After the attacks on the World Trade Center, Muslims were not only attacked by the public but increased racial profiling led them to face severe treatment at airports. This was also true for the born Americans who had converted to Islam. A similar racial profiling exists in Pakistan who aided the United States in the war on Afghanistan. Moreover when moving to the Middle East and looking into the law of Israel, one finds it to state that equal opportunities should be given to all citizens. Ground reality shows that this is not the case and of course the Israelis are not the only people to blame for this. Palestinian militants and extremists attack the Jewish community, which is a mistake on their part, and in turn Israel discriminates against all Arabs which would be the mistake on their part. It is important for Israel and Palestinians to address to the root problem rather than racial discrimination. Racism can also lead onto discrimination in the labor sector in society today. The result would be that the racially profiled group would be hired for the lowest jobs regardless of their qualifications. Additionally it can also lead to a stage where a racial profiled group member would be paid comparatively less as compared to the non-profiled counterpart.

Social stratification is not an isolated phenomenon. It is a result of series of events, incidents, protests and struggle. Race, class and gender have always been some of the key pillars on which stratification rests as Andersen and Collins (1998) noted, "Race, gender, and class are interlocking categories of experience that affect all aspects of human life. . . And are indeed the basis for many social problems." (p.3)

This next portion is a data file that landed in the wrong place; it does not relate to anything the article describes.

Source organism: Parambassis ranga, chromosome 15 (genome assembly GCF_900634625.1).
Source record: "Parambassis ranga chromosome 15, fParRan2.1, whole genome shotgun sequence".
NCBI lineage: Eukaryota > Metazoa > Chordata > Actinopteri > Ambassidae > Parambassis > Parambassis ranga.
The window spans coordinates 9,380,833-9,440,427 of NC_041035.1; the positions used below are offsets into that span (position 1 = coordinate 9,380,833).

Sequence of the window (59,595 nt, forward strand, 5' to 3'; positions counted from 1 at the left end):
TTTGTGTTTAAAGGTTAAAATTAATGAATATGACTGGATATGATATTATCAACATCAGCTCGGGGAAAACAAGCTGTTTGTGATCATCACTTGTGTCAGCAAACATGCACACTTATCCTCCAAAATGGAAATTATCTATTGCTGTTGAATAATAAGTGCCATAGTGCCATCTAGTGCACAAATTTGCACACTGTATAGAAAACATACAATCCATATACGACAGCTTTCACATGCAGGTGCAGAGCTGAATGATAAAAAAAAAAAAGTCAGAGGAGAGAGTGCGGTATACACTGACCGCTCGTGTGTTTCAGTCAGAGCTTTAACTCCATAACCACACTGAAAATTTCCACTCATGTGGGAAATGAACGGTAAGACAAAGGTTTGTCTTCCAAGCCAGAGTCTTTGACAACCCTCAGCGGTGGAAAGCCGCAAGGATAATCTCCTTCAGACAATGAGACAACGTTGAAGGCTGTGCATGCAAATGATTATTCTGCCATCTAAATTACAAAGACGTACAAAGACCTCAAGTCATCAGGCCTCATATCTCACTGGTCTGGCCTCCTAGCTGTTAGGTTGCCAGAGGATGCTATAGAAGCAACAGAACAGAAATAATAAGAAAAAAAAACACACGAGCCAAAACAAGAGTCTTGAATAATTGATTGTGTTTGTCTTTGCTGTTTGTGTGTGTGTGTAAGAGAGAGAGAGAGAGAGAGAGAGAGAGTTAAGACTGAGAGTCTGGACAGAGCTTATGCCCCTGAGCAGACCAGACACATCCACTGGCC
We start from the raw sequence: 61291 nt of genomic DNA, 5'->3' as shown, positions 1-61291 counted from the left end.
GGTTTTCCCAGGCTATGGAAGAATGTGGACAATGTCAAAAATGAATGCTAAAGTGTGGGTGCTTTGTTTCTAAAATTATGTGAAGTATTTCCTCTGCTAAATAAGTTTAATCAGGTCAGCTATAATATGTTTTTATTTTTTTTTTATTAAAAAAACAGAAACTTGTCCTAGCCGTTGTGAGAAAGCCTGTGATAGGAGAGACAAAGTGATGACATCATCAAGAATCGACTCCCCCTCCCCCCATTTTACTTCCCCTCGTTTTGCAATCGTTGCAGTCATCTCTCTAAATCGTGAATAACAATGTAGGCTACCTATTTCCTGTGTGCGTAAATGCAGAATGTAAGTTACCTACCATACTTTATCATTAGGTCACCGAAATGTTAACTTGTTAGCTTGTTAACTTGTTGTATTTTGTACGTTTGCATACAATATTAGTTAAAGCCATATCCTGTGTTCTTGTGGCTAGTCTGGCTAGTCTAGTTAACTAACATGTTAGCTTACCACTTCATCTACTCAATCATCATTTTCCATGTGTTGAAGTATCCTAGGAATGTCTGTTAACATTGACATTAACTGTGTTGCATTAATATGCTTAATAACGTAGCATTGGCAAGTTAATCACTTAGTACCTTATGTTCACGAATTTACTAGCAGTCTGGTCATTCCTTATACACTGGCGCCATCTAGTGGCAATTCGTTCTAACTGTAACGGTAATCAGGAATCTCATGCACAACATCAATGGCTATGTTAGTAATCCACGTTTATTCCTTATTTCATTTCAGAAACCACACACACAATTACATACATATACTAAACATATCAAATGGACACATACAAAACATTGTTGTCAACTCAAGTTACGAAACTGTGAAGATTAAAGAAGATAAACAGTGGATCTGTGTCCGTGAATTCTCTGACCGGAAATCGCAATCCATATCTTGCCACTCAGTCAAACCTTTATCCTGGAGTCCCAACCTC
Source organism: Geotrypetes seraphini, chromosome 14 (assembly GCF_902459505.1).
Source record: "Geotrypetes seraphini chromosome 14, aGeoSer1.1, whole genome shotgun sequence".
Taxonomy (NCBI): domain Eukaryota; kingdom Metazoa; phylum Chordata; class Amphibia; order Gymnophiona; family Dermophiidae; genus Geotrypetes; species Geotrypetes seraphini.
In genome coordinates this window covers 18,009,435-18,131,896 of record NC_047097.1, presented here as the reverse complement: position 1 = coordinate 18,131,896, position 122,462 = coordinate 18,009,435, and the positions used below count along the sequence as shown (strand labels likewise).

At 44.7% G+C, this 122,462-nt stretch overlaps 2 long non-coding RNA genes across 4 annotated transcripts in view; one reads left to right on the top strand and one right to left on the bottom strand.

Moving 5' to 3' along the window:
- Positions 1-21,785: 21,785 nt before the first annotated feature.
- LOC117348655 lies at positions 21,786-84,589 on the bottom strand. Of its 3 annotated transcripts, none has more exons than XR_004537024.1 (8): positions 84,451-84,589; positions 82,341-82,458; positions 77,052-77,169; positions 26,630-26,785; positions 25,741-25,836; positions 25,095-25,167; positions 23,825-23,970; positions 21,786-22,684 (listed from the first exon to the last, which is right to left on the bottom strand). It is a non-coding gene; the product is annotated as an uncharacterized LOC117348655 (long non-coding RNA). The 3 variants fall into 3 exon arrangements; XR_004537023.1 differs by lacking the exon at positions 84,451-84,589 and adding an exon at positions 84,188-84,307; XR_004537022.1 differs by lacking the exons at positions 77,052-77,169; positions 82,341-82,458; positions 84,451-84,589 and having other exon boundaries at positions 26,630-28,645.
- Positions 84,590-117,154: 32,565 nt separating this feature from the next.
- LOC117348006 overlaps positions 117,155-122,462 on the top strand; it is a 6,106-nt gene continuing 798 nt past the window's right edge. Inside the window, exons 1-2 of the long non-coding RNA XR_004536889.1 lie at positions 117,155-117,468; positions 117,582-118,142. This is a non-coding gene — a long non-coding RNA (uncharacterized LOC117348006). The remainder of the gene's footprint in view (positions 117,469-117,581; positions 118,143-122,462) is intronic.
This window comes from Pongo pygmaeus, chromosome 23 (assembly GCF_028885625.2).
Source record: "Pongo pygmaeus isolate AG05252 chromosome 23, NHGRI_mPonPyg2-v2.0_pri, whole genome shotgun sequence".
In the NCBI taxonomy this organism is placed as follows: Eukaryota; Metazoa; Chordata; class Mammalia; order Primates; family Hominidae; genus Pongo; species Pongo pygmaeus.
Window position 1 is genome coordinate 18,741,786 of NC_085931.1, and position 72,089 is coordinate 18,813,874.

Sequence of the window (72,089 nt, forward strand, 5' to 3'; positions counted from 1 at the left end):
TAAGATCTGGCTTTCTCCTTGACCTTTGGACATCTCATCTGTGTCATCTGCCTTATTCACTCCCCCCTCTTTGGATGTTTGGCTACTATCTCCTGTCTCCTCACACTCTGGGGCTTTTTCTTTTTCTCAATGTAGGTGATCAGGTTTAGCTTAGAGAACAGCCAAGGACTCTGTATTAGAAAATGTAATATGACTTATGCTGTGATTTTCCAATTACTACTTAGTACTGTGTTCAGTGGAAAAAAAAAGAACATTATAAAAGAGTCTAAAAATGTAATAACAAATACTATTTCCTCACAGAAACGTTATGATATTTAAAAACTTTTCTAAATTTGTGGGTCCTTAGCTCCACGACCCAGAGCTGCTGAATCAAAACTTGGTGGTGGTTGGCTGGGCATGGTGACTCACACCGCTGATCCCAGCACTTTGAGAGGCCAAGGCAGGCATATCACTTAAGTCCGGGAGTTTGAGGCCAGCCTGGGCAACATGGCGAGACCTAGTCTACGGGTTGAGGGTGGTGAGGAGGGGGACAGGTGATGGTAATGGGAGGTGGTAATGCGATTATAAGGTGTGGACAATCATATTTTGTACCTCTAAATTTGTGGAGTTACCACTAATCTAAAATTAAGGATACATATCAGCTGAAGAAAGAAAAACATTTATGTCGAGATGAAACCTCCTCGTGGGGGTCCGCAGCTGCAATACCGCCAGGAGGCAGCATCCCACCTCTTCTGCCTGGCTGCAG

African-Americans have had to face an uphill task in the American society to achieve equal status which I am afraid is still a dream. But they have come a long way since the days of slavery and their current status in American society can be best illustrated with a brief overview of historical changes.

Slavery of the first and most painful prejudice that African-Americans had to face when they came or were forced to come to the United States. Slavery was inconsistent with the ideals incorporated in the Constitution and yet it was allowed by the founding fathers because they wanted to preserve the Union at all costs. Slavery was an abominable practice, which should have been abolished immediately after the formation of United States Constitution because it clashed with the ideals of freedom and liberty for all. However while North had some reasons to oppose it, South had numerous others to maintain this oppressive institution and in 1856, they asserted, "we are entitled to demand the opening of this trade from an industrial, political, and constitutional consideration. . . . With cheap negroes we could set the hostile legislation of Congress at defiance." (McPherson 102)

Fortunately for millions of slaves in the country, emancipation came at an important time. Civil war of 1860s brought an end to the ugly institution of slavery and it was felt that blacks would finally be treated as equals. Unfortunately that did not turn out to be the case. Racism, wide-spread discrimination, white supremacy, inequality, lack of civil rights and poverty- all combined to create a highly prejudiced society where blacks were still barred from participating in elections, they were almost always sidelined in the job market, access to quality and equal education was obstructed along with numerous other subtle and obvious displays of discriminatory practices.

Finally in 1960s, African-Americans did something meaningful to effectively curtail discrimination and get civil rights- they launched the civil rights movement which later made monumental advances in the United States during the 1960s under the leadership of people like Martin Luther King Jr. And Malcolm X The bus boycott played a significant role in the Civil rights Movement as Roberta Wright wrote, "It helped to launch a 10-year national struggle for freedom and justice, the Civil Rights Movement that stimulated others to do the same at home and abroad."

It was quite…